Strategy

By Karen S. Henrie  |  Posted 11-06-2006 Print Email
Strategy

Good self-service is simple to use, and it anticipates customers' most common mistakes.

When it comes to customer self-service, most companies seem to have good intentions. In a 2005 survey conducted by CIO Insight, 53 percent of respondents said their company's IT departments supported customer self-service.

Of those respondents, 71 percent said their companies were investing in self-service technologies to improve service quality, while only 29 percent indicated a desire to reduce costs.

Yet success at delivering a great customer experience through self-service channels is spotty at best. Gartner Research Director Esteban Kolsky says nearly half of Web-based customer-service transactions must still be completed over the telephone. Additionally, in that same CIO Insight survey mentioned above, 28 percent of respondents said their company's customer-satisfaction levels had declined as a result of customers' inability to reach a live person to discuss a problem. As Bill Hou, vice president of self-service products at Oracle Corp. puts it, "there's a big difference between deflecting a call and deflecting it with a happy customer."

Customer self-service has been a cornerstone of Queens, N.Y.-based JetBlue Airways Corp.'s business strategy since its first flight back in February 2000. "When we launched this airline," says Eric Brinker, director of brand management and customer experience, "we made a commitment to provide as much technology as possible to make the customer self-sufficient." In 2005, 78 percent of the low-cost carrier's customers booked their flights online at jetblue.com. That compares to just 42 percent online bookings for the total U.S. airline industry, according to travel industry consultants PhoCusWright Inc.

Brinker is responsible for ensuring a consistent experience (and brand image) across all of JetBlue's customer touch points, from the plane itself to the company Web site. The airline has some intrinsic advantages when it comes to providing easy-to-use applications over its self-service channels, which include its airport-based kiosks and phone-based interactive voice response systems. For one, it is unencumbered by decades-old legacy systems built long before anyone was talking about "the customer experience." Brinker says JetBlue's ticket-less reservation system is much more akin to those used by hotels than by most other major airlines: Customers check in simply by providing their names. JetBlue also enjoys favorable customer demographics—skewed toward the young and tech savvy—that have eased widespread adoption of its do-it-yourself approach, for everything from booking flights and printing boarding passes to tracking flights and checking bags.

JetBlue's distribution costs are also among the lowest in the industry. The airline uses only electronic tickets, which saves paper, postage, employee time and back-office processing expenses. It also requires customers to book directly with JetBlue, rather than going through agents or online reservation systems that charge fees. The company's adherence to e-tickets has made it easier to introduce other innovations—JetBlue is among the first carriers to allow customers to change or cancel flights on their own. Brinker says that changing tickets at other airlines is "like doing a wire transfer with your bank, complete with clearinghouses and multiple agencies involved."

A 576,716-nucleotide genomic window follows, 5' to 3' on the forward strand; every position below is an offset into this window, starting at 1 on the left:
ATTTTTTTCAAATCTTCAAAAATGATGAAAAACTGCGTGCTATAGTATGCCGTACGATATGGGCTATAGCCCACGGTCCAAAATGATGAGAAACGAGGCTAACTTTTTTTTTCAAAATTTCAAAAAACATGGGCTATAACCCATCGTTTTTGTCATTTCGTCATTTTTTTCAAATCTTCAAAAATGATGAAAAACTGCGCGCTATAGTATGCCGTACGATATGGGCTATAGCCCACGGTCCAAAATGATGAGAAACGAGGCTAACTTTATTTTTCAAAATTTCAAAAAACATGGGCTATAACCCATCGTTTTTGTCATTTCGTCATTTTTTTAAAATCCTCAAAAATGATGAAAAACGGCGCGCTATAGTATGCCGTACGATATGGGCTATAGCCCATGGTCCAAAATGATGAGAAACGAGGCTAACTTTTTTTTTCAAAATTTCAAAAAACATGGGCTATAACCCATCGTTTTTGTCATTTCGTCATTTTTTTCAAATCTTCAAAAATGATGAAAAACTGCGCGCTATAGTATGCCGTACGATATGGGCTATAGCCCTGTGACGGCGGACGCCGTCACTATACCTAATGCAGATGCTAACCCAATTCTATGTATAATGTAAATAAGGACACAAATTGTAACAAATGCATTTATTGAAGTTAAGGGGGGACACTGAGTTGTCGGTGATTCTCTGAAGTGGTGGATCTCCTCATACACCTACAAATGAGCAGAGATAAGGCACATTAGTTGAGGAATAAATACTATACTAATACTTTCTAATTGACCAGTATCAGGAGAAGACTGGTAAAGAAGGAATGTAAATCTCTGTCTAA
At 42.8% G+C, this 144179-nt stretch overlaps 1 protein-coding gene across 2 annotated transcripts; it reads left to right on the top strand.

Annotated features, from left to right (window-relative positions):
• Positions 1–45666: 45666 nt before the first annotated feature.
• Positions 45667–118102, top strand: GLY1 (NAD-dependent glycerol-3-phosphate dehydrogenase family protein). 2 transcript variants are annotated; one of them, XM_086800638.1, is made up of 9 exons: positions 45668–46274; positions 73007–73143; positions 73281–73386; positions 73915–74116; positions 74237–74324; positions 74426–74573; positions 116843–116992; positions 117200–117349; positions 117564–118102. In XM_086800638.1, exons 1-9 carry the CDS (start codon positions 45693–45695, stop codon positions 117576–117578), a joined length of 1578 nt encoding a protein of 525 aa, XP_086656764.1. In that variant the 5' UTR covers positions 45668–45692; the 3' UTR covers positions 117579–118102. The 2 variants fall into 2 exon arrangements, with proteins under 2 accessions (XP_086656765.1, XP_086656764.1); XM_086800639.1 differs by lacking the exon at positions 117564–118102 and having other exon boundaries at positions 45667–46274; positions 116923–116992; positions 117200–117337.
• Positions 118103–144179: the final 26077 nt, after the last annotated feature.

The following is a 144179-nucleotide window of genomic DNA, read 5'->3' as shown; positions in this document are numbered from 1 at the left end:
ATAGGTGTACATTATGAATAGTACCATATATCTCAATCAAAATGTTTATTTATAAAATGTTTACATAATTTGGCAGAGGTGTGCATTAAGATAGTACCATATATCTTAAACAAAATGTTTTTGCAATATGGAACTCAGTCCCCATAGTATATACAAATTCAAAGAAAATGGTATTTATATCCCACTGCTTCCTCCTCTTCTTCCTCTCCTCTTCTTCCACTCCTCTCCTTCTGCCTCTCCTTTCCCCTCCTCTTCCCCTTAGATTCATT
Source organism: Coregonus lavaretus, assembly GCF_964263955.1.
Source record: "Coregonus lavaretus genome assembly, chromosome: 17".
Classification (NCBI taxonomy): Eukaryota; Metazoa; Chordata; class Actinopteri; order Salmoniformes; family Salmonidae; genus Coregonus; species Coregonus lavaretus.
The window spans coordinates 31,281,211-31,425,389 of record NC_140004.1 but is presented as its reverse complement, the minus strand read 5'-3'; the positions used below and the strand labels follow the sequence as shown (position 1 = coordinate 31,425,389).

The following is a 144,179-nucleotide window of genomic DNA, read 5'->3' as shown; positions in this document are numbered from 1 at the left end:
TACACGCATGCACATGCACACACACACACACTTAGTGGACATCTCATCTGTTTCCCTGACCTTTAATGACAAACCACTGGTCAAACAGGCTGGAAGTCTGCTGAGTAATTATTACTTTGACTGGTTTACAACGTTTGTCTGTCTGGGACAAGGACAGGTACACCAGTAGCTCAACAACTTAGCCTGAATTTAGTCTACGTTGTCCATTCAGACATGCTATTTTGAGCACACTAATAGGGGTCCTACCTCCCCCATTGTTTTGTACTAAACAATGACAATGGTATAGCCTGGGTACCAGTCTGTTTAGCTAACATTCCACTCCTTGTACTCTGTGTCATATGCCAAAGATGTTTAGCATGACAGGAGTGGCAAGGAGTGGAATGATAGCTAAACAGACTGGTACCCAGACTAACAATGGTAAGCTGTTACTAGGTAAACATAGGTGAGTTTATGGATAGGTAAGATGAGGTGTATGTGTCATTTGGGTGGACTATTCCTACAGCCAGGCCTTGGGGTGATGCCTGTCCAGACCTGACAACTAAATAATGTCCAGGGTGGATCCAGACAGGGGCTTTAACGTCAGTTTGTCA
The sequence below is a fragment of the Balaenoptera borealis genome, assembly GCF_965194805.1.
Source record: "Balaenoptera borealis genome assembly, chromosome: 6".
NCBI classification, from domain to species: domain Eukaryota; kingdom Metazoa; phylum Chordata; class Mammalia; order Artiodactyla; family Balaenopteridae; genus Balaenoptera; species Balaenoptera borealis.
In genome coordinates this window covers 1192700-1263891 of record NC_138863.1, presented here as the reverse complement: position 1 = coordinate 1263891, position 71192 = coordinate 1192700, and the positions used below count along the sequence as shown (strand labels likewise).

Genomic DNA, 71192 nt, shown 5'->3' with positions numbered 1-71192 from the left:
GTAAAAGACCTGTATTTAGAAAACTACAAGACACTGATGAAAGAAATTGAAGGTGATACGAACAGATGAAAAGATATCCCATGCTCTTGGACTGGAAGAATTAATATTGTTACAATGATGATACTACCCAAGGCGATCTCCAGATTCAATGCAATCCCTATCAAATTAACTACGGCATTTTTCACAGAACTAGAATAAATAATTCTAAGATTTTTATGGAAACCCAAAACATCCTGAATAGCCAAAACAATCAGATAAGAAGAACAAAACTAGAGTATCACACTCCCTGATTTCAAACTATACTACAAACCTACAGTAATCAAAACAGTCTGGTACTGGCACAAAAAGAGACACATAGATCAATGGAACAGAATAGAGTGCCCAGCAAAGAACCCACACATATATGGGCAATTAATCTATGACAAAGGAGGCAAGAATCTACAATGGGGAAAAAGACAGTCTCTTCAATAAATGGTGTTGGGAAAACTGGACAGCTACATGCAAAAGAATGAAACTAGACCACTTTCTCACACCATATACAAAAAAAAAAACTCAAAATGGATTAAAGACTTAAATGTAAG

Brinker sprinkles his conversation with words like "friendly" and "welcoming" to describe JetBlue's Web site and kiosks. "We looked at a lot of best-in-class user interfaces and took our cues from them. Our kiosk is modeled after the ticketing kiosks used in the New York City subway system. We want checking in with JetBlue to be as easy as buying a MetroCard." The airport kiosk interface also mirrors JetBlue's Web site interface, and anticipates customer mistakes. For example, customers often print out the e-mail confirmation of their flight in error, rather than the actual boarding pass they are required to present at the gate. Those e-mail messages include a barcode that passengers can scan at the airport kiosk in order to quickly print the correct boarding pass on the fly.

JetBlue also rewards self-reliance. Customers are charged $25 to change a ticket on their own, while those who call 1-800-jetblue are charged $30. Members of JetBlue's loyalty program, TrueBlue, receive double points for booking flights online, so they can earn a free flight twice as quickly.

Despite such rewards, JetBlue is continually challenged in its mission to get customers to embrace self-service. The airline promotes kiosks as the fastest way to check bags before dropping them with an agent, but customers sometimes find a much longer line at the kiosk than at the traditional counter, which erodes the kiosk's value proposition. JetBlue would also like to see more customers printing boarding passes at home.



 

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